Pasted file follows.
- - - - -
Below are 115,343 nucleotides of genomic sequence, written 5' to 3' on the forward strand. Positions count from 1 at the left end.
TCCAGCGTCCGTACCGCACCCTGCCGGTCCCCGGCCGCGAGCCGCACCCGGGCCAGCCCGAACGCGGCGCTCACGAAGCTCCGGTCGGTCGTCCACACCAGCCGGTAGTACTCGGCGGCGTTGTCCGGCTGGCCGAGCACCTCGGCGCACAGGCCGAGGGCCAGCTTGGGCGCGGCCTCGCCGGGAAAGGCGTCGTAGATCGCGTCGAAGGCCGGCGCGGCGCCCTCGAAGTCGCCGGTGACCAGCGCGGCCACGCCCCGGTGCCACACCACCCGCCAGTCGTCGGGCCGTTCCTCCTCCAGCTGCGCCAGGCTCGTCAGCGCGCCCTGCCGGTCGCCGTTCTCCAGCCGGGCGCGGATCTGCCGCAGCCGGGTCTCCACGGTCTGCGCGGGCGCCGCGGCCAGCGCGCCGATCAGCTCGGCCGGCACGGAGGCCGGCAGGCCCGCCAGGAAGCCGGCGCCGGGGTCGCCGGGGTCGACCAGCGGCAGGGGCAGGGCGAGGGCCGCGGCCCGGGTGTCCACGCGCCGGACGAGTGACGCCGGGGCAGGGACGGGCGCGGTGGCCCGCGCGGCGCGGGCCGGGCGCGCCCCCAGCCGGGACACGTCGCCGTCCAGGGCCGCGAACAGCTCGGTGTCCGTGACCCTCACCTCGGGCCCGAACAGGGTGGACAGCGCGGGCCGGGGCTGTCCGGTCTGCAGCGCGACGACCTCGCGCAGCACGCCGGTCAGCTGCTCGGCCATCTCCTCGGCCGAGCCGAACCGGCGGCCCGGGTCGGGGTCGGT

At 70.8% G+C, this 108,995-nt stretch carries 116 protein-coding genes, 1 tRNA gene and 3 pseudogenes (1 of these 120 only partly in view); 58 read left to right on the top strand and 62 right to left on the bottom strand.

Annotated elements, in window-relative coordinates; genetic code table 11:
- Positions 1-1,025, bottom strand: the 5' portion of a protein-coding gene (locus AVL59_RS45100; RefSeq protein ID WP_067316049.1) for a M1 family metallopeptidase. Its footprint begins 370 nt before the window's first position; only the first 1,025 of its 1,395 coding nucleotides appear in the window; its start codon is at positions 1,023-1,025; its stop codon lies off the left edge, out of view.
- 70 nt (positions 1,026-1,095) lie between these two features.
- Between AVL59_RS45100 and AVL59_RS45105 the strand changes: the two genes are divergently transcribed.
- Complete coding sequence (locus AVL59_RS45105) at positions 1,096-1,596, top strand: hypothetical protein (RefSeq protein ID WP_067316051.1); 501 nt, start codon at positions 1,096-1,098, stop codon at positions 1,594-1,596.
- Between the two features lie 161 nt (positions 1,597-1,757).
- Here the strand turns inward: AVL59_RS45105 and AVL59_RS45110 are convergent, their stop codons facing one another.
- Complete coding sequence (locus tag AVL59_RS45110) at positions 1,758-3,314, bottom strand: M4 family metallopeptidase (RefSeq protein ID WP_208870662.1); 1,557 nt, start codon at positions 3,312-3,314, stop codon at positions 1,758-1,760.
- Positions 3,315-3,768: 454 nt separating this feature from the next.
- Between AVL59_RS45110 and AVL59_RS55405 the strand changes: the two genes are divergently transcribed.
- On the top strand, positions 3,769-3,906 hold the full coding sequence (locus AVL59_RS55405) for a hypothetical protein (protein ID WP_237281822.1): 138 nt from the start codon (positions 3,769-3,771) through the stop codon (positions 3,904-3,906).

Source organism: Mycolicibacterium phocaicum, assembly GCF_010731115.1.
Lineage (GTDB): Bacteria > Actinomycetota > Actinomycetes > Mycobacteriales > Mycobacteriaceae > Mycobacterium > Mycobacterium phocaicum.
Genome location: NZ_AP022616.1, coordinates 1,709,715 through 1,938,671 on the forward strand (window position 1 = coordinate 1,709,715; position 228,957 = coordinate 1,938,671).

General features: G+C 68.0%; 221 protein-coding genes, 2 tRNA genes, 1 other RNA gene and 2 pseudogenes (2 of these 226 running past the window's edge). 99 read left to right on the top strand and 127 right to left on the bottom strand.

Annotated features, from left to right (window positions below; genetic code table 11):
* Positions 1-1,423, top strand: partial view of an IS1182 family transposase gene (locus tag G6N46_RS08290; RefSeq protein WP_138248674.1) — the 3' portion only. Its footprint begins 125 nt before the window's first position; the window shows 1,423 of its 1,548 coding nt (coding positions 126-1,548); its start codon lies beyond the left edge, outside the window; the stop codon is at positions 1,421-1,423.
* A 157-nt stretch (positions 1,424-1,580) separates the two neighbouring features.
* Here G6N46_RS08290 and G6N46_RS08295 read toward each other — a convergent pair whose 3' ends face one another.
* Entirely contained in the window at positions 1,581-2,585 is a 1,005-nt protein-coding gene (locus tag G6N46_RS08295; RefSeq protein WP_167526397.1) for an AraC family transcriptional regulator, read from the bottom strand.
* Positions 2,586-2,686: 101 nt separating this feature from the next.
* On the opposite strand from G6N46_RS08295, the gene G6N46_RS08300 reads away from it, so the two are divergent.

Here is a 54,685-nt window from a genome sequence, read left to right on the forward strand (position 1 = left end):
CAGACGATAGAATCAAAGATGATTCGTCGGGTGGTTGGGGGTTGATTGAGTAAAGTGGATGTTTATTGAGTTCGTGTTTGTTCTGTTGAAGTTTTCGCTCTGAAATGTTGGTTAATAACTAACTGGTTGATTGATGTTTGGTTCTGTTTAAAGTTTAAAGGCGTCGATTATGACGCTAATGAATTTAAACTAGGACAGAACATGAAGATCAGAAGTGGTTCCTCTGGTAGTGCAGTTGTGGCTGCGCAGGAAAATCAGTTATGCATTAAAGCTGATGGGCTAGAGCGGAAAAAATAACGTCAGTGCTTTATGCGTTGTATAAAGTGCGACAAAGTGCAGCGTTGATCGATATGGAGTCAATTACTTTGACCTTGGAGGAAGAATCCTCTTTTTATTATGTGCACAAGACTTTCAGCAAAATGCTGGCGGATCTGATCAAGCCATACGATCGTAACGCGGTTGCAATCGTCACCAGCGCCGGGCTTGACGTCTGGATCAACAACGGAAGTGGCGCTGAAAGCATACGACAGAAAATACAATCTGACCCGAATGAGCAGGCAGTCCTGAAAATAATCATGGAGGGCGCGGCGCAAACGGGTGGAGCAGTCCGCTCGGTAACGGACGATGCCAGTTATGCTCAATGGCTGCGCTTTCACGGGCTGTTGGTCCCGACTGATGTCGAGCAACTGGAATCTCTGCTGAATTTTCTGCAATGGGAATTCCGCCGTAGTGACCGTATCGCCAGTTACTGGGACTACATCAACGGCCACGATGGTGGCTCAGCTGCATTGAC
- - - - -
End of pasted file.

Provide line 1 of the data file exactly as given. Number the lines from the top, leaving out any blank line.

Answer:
Below are 115,343 nucleotides of genomic sequence, written 5' to 3' on the forward strand. Positions count from 1 at the left end.